Bumpy landing for SYRIZA

SYRIZA had been adequately warned from all sides – political, financial and journalists – that its reign would not be pure…

SYRIZA had been adequately warned from all sides – political, financial and journalists – that its reign would not be pure.

Many had told Mr. Tsipras and the government party’s officers that our partners will be aggressive, they will demand the implementation of the agreements, insist upon maintaining fiscal targets and are not prepared to offer any help with receiving guarantees that the reform program will be closely observed.

Additionally, they had received messages that the European Central Bank would tighten its right on liquidity, should it realize that the stabilization program of the Greek economy is doubted.

The truth is that SYRIZA’s leadership group heard the warnings, but – naively, according to some – believed that a democratic Europe would offer a newly-elected government the time and opportunity to implement its program, or at least part of its alternative policies that it proclaimed in its election campaign.

However, reality has turned out to be cruel and the landing for the newly elected Prime Minister and his government was bumpy.

The conservative government of Europe – which dominate the Old Continent – and the neoliberal technocratic elites in Brussels and Frankfurt offered no time or space to the new Greek government.

Early on they sought to control it, bring it down and force it to adapt to the rules set by Brussels and Frankfurt.

They took advantage of the “momentum” of the new ministers, the big words before as they barely took office and the easy promises they made without any measure or guarantee for the resources which they were supposed to have at their disposal.

The way and intensity by which the new Minister of Finances Yanis Varoufakis made claims and disputed European matters gave birth to personal rivalries and further exacerbated the situation.

That is more or less how a climate of confrontation emerged, which increased the suspicion and in turn intensified the conflict and ultimately did not favor the deal.

The new left-wing government was faced up against a wall of liberal European political leaders who acted as if they were under a communist attack from Athens.

Truth be told, the negotiation took place under adverse and unfair terms for Mr. Tsipras’ government.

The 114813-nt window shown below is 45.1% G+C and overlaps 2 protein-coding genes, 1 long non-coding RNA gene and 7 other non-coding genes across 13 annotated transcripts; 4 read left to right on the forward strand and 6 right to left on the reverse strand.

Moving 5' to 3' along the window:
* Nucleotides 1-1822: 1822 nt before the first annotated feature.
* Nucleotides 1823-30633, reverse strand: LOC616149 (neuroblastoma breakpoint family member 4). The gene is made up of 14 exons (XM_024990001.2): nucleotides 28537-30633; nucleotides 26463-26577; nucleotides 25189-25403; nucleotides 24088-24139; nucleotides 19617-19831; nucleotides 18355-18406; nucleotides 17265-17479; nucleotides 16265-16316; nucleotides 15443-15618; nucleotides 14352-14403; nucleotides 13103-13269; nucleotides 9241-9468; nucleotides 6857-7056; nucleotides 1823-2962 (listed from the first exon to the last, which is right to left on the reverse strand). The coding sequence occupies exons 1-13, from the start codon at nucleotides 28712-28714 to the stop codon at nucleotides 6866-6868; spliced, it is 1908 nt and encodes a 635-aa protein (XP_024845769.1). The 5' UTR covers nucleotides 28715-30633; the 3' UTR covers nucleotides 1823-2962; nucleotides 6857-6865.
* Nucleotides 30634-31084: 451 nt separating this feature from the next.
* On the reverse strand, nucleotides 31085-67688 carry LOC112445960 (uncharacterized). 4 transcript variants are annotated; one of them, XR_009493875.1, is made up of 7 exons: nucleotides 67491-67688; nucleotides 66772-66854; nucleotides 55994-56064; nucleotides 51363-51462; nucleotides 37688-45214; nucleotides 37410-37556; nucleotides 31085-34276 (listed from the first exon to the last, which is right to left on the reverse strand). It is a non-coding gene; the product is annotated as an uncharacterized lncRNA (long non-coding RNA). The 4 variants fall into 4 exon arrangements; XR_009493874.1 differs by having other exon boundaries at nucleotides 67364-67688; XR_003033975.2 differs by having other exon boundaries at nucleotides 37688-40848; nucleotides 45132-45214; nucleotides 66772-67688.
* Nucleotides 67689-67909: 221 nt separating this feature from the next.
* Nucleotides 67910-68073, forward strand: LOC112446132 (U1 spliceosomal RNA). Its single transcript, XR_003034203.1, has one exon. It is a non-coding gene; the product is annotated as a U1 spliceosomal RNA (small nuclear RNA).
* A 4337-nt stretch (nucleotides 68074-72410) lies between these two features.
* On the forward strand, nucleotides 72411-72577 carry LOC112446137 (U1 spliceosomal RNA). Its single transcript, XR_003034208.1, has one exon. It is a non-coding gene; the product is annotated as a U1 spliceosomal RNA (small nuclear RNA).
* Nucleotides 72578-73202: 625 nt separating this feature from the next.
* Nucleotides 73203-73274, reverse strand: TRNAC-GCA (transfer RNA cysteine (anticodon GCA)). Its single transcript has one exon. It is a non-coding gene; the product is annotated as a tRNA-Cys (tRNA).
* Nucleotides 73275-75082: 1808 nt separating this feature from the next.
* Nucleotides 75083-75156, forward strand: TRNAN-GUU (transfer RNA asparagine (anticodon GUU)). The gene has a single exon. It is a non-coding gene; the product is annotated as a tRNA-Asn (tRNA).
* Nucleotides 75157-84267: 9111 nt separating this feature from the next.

In the end, under pressure from the circumstances, the government was forced to agree to a deal that was far away from its election campaign proclamations. Consequently, the government has been criticized by the opposition and faces serious reactions internally.

Worst of all, at any given chance, our partners increase the pressure in order to fully subdue the government.

A week since the difficult agreement last Friday and they continue to maintain a firm stance, not offering the essential funding easing and opportunity, while insinuating that they will “drown” the country if Mr. Varoufakis does not stop provoking them and does not fully comply with the agreement.

Berlin launches threats on a daily basis, Draghi will not even return the profits generated from Greek bonds, instead he will cut off liquidity and essentially threaten us with a default if we do not pay off the 700 million euros worth of treasury bills held by foreign hands, who have declared that they are not willing to renew.

Christine Lagarde is doing the same thing. She also wants the IMF’s money, will not talk discuss any arrangements ad constantly states that non-payment will automatically trigger a credit event.

Despite all this, the government believes that the pressure is part of a battle of nerves, ahead of the votes in European parliaments and hopes that things will clear up next week.

The government of the Bank of Greece Mr. Yannis Stournaras has intervened and is seeking some sort of arrangement with Mario Draghi to cover the immediate funding needs. Meanwhile, on the domestic front, all state mechanisms are being activated to find resources and opportunities in order to cover, even by own means, the country’s current funding needs.

It is unfortunate that even in these rather special circumstances, that Ministers and SYRIZA officers continue to act as if they are out of touch with reality and oppose their party and newly-established government. They insist upon flawed plans, they are unprepared and playing with fire and do not realize just how extensive the consequences of an all-out-war with our partners will be.

In any case, Mr. Tsipras and his government’s first contact with the Greek problem was not the best or the luckiest.

The Prime Minister is already facing reactions from ministers and party officers, the defeated opposition is taking shots and demands the submission and vote for the Eurogroup agreement in parliament and worst off all, he is already sensing the suspicion of voters and the Greek people.

The enthusiasm of the first days is gradually retreating and giving way to a major concern on the way forward.

The landing in Greek reality is turning out to be bumpy for Mr. Tsipras.

However, he does not have any other option other than hard work and endless effort.

The new Greek Left still has the opportunity to prove that it can successfully manage the country’s affairs. Otherwise it will take another seventy years to rise up again…

Antonis Karakousis

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